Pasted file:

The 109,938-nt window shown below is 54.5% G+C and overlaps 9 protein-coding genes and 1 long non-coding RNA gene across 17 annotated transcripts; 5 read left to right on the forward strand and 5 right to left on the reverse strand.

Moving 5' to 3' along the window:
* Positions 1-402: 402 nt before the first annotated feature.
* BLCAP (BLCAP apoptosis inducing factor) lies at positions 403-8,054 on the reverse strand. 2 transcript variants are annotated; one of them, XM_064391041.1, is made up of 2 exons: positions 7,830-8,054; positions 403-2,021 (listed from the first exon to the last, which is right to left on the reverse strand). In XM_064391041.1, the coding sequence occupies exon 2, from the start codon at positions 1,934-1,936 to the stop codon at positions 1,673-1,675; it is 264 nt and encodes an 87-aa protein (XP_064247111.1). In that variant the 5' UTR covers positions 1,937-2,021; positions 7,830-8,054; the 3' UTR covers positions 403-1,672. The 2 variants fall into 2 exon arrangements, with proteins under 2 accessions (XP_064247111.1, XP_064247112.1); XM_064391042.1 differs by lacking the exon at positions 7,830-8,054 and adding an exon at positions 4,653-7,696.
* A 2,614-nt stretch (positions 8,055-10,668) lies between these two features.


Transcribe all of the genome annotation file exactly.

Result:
The 109,938-nt window shown below is 54.5% G+C and overlaps 9 protein-coding genes and 1 long non-coding RNA gene across 17 annotated transcripts; 5 read left to right on the forward strand and 5 right to left on the reverse strand.

Moving 5' to 3' along the window:
* Positions 1-402: 402 nt before the first annotated feature.
* BLCAP (BLCAP apoptosis inducing factor) lies at positions 403-8,054 on the reverse strand. 2 transcript variants are annotated; one of them, XM_064391041.1, is made up of 2 exons: positions 7,830-8,054; positions 403-2,021 (listed from the first exon to the last, which is right to left on the reverse strand). In XM_064391041.1, the coding sequence occupies exon 2, from the start codon at positions 1,934-1,936 to the stop codon at positions 1,673-1,675; it is 264 nt and encodes an 87-aa protein (XP_064247111.1). In that variant the 5' UTR covers positions 1,937-2,021; positions 7,830-8,054; the 3' UTR covers positions 403-1,672. The 2 variants fall into 2 exon arrangements, with proteins under 2 accessions (XP_064247111.1, XP_064247112.1); XM_064391042.1 differs by lacking the exon at positions 7,830-8,054 and adding an exon at positions 4,653-7,696.
* A 2,614-nt stretch (positions 8,055-10,668) lies between these two features.